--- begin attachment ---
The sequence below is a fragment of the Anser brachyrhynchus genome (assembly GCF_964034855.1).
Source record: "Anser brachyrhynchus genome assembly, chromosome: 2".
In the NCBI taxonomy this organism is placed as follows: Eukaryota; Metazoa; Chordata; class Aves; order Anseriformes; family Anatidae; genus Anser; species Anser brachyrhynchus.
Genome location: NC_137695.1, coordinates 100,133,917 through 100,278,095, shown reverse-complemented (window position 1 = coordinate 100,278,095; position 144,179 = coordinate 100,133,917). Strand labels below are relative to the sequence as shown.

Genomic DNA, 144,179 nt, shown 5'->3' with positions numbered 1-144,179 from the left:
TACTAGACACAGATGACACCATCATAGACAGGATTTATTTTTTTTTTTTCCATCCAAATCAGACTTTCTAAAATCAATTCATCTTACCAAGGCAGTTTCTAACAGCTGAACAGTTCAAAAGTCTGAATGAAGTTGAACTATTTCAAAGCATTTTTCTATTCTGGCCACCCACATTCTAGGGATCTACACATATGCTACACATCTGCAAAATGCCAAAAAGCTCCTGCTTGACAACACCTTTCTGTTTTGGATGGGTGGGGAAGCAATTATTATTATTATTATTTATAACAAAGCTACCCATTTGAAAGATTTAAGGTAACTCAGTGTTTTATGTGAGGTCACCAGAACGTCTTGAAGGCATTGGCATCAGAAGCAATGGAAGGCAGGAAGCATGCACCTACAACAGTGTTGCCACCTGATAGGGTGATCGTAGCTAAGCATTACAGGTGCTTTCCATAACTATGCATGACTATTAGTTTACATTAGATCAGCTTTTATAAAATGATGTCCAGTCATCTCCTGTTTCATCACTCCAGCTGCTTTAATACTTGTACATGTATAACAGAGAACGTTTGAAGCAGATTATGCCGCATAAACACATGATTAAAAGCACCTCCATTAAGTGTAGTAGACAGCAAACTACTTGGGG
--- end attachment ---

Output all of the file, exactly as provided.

The sequence below is a fragment of the Anser brachyrhynchus genome (assembly GCF_964034855.1).
Source record: "Anser brachyrhynchus genome assembly, chromosome: 2".
In the NCBI taxonomy this organism is placed as follows: Eukaryota; Metazoa; Chordata; class Aves; order Anseriformes; family Anatidae; genus Anser; species Anser brachyrhynchus.
Genome location: NC_137695.1, coordinates 100,133,917 through 100,278,095, shown reverse-complemented (window position 1 = coordinate 100,278,095; position 144,179 = coordinate 100,133,917). Strand labels below are relative to the sequence as shown.

Genomic DNA, 144,179 nt, shown 5'->3' with positions numbered 1-144,179 from the left:
TACTAGACACAGATGACACCATCATAGACAGGATTTATTTTTTTTTTTTCCATCCAAATCAGACTTTCTAAAATCAATTCATCTTACCAAGGCAGTTTCTAACAGCTGAACAGTTCAAAAGTCTGAATGAAGTTGAACTATTTCAAAGCATTTTTCTATTCTGGCCACCCACATTCTAGGGATCTACACATATGCTACACATCTGCAAAATGCCAAAAAGCTCCTGCTTGACAACACCTTTCTGTTTTGGATGGGTGGGGAAGCAATTATTATTATTATTATTTATAACAAAGCTACCCATTTGAAAGATTTAAGGTAACTCAGTGTTTTATGTGAGGTCACCAGAACGTCTTGAAGGCATTGGCATCAGAAGCAATGGAAGGCAGGAAGCATGCACCTACAACAGTGTTGCCACCTGATAGGGTGATCGTAGCTAAGCATTACAGGTGCTTTCCATAACTATGCATGACTATTAGTTTACATTAGATCAGCTTTTATAAAATGATGTCCAGTCATCTCCTGTTTCATCACTCCAGCTGCTTTAATACTTGTACATGTATAACAGAGAACGTTTGAAGCAGATTATGCCGCATAAACACATGATTAAAAGCACCTCCATTAAGTGTAGTAGACAGCAAACTACTTGGGG